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Friday, February 12, 2016

How Superdelegates Can And Can’t Change The Democratic Primary

Democratic presidential candidates U.S. Sen. Bernie Sanders (I-VT) (L) and Hillary Clinton shake hands at the end of a presidential debate sponsored by CNN and Facebook at Wynn Las Vegas on October 13, 2015 in Las Vegas, Nevada. Five Democratic presidential candidates participated in the party's first presidential debate. (Joe Raedle/Getty Images)

Democratic presidential candidates U.S. Sen. Bernie Sanders (left) and Hillary Clinton shake hands at the end of a presidential debate sponsored by CNN and Facebook at Wynn Las Vegas on October 13, 2015 in Las Vegas, Nevada. (Joe Raedle/Getty Images)

Hillary Clinton may have suffered a big defeat in Tuesday night’s New Hampshire primary election. Going by the number of delegates she gained though, she came out in much better shape. Both Clinton and Vermont Sen. Bernie Sanders, who won with a 22-point lead, walked away even, with 15 delegate votes each.

That’s left some supporters scratching their heads asking how that is possible. The answer is “superdelegates.”

Here & Now’s Robin Young speaks with political scientist Julia Azari about how superdelegates are different than delegates and what impact they may have on the Democratic primary.

Interview Highlights: Julia Azari

What are delegates?

“The delegates are the people who represent each state at the national party convention. They’re the one who will cast their votes and formally decide on the party nominee after all the primaries and caucuses have wrapped up. Most are what’s called committed delegates, and they’re instructed by the voters in their respective states.”

What are superdelegates?

“A superdelegate is what we would call an uncommitted delegate so this is a member of the party elite who will go to the convention and cast a vote based on their own judgement.”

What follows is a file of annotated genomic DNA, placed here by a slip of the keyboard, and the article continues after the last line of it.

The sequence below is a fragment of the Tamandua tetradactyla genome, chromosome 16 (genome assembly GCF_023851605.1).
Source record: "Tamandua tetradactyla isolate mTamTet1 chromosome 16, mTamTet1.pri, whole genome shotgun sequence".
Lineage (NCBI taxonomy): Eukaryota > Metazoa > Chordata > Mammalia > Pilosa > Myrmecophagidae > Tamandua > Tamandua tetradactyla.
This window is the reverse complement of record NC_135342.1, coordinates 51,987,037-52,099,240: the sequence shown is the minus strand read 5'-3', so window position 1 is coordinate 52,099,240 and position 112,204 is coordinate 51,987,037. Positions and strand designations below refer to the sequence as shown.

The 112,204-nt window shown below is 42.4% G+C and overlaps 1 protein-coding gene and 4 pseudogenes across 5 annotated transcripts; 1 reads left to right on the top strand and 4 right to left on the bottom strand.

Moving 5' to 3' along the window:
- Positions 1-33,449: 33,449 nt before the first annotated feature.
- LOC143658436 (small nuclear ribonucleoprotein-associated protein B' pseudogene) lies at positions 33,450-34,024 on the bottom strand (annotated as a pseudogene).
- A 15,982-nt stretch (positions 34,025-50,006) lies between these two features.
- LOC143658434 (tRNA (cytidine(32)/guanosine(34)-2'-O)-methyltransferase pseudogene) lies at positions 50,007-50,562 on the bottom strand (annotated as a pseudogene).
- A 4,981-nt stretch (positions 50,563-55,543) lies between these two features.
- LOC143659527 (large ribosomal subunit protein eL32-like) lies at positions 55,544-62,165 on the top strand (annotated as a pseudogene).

Why the superdelegate system was adopted in 1984

“There’s a lot of concern first that the picks aren’t legitimate enough with the party voters and then there’s a concern that the system is just too wild West and the party elites have no control over it and the kind of candidates that are able to do well under this system aren’t able to do well in the general. So the concern is that the system isn’t really doing a good job picking nominees, and so the superdelegates are part of that effort to kind of bring back a little bit of party control.”

On the superdelegates’ support for Hillary Clinton this primary season

“There’s a couple of things that are worth paying attention to here. One of these things is that, when asked, they say they’ll probably support Clinton but they haven’t committed. The other thing to note about them is that they are about 20 percent of the total. So they’re 743 out of about 4,300. So they would really only make a difference if it’s close. They’re not going to overturn a clear victory for Sanders in the convention. No one can see into the future or know for sure, but our norms about how parties work have changed so much since the late 1960s that I think to have party officials overturn or push-back against what the electorate decided, that’s just not going to fly. I think the only chance a superdelegate will make a difference is if there isn’t really an obvious preference coming out of the electorate part of the process.”

On the setup on the Republican side

“Their setup is a little bit different. They’re in a more likely situation to have an outsider pick up delegate support as they go through this primary season, and I don’t know what if anything the national party will be able to do about that.”


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Robin and Jeremy

Robin Young and Jeremy Hobson host Here & Now, a live two-hour production of NPR and WBUR Boston.

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